Civil-Military Relations in Israel
Defense and Diplomacy in Israel's National security Experience: Tactics, Partnership and Motives, by David Rodman. Brighton, UK and Portland, OR: Sussex Academic Press, 2005. ix + 122 pages. Notes to p. 144. Bibl. to p. 151. Index to p. 160. $52.50.
The Israeli Military and the Origins of the 1967 War: Government, Armed Forces and Defense Policy 1963-1967, by Ami Gluska. London, UK and New York: Routledge, 2007. xvii + 261 pages, Appendix top. 268. Bio. notes to p. 271. Notes to p. 312. Bibl. to p. 316. Index to p. 324. $125.
1967: Israel, The War, and the Year that Transformed The Middle East, by Tom Segev. New York: Metropolitan Books, 2007. 585 pages. Notes to p. 642. Acknowledgments to p. 645. Index to p. 673. $35.
Generals in the Cabinet Room: How the Military Shapes Israeli Policy, by Yoram Peri. Washington, DC: United States Institute of Peace, 2006. xiii + 264 pages. Appends, to p. 272. Notes to p. 296. Works cited to p. 305. Index to p. 327. $50.
The emotional, ideological, and practical issues concerning the various roles of the Israeli Defense Force (IDF) and other powerful security organizations, such as Mossad and Shabak, their tense relations with the Israeli social and political systems, and their contributions to the formulation of policies and their implementation in various spheres, have always been on the agendas of Israeli politicians, generals, and journalists. To a lesser degree, until recently, these relations have been on the Israeli general public agenda. However, especially after the devastating 2006 "second war in Lebanon," more and more Israelis have become interested in and have shown growing concern about these matters. For similar reasons, Israeli civil-military relations have always been a popular topic for research and multiple publications mainly by Israeli academic analysts and writers, but also by foreign observers and analysts.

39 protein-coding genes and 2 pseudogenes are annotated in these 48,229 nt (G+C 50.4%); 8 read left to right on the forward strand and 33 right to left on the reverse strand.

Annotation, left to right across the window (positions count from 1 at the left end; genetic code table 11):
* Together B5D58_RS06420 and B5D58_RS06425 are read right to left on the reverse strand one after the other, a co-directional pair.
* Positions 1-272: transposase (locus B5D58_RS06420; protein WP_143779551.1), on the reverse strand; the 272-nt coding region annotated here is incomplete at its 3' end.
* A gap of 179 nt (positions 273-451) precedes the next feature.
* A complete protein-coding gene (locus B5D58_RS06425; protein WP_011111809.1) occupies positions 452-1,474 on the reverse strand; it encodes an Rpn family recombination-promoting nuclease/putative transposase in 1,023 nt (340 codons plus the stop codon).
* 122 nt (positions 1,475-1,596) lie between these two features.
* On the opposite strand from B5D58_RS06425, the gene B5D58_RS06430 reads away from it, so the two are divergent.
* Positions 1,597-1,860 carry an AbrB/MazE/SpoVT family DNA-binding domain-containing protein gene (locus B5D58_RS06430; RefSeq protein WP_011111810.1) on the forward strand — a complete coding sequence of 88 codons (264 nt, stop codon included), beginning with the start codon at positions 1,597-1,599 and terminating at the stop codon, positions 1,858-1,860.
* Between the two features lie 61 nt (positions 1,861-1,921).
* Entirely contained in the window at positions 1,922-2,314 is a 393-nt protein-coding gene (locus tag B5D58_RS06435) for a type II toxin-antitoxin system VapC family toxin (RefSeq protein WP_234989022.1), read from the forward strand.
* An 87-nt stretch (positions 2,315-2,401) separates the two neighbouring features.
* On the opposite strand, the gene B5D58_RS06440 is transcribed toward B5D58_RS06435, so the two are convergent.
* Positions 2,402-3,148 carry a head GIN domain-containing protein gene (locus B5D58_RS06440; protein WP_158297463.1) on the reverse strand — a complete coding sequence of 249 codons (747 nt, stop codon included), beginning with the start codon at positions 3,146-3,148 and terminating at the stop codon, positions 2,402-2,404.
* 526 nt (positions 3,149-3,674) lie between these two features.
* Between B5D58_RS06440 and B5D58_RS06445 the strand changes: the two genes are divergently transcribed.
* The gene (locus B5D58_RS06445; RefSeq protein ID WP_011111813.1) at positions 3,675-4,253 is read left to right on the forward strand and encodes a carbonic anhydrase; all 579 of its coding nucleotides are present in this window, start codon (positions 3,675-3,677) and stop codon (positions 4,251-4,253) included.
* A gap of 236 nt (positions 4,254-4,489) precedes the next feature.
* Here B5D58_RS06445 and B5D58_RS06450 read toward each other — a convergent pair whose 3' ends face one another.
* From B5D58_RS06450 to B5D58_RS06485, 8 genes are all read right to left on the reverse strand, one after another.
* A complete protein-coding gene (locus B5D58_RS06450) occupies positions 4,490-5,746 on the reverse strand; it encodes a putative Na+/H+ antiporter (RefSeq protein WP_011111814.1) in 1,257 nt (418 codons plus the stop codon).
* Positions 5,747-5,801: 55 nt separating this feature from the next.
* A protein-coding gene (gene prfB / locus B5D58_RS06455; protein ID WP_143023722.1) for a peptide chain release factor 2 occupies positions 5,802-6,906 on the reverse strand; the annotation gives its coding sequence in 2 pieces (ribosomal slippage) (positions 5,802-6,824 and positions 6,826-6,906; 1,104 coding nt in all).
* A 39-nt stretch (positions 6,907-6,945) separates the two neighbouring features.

There are several interrelated reasons for the longstanding interest in civil-military relations in Israel. First, the fact that during the pre-state period, and especially after independence in 1948, Israel has always been involved in full-scale wars as well as in lowintensity conflict and warfare in which the IDF was involved. second, because Israel has always suffered from real and imagined existential threats and, therefore, the IDF and the other security services were regarded as essential for the protection, indeed for the very survival, of Israel these organizations have enjoyed a special position. Third, what degree of autonomy the IDF and the other security organizations had in making strategic and tactical policies and decisions prior to, during, and between wars and low-intensity conflicts remains an open question. Fourth is the widespread belief that Israeli society has been a "mobilized" entity. Fifth is the blurred and confusing relationship between the social and political systems, on the one hand, and the IDF and the other security services, on the other hand. Apparently, all these factors also motivated the four authors to study and publish the books reviewed here.
In order to put the discussion of these four books in proper analytical and theoretical perspectives, let me begin by presenting a categorization of the Israeli academic literature in this field of study.1 Accordingly, one can distinguish between three established approaches to the study of Israeli civil-military relations: the "traditional," the "critical," and the "new critical."
The "traditional" approach, which dates back to the late 1950s and was influenced by the then-popular functional-structural approach, focuses on the formal structural and functional features of the purportedly very clearly distinctive civilian and military subsystems of the Israeli state. Their overall thesis has been that traditionally the civilian political system was dominant, thus ensuring the democratic nature of the Israeli state. …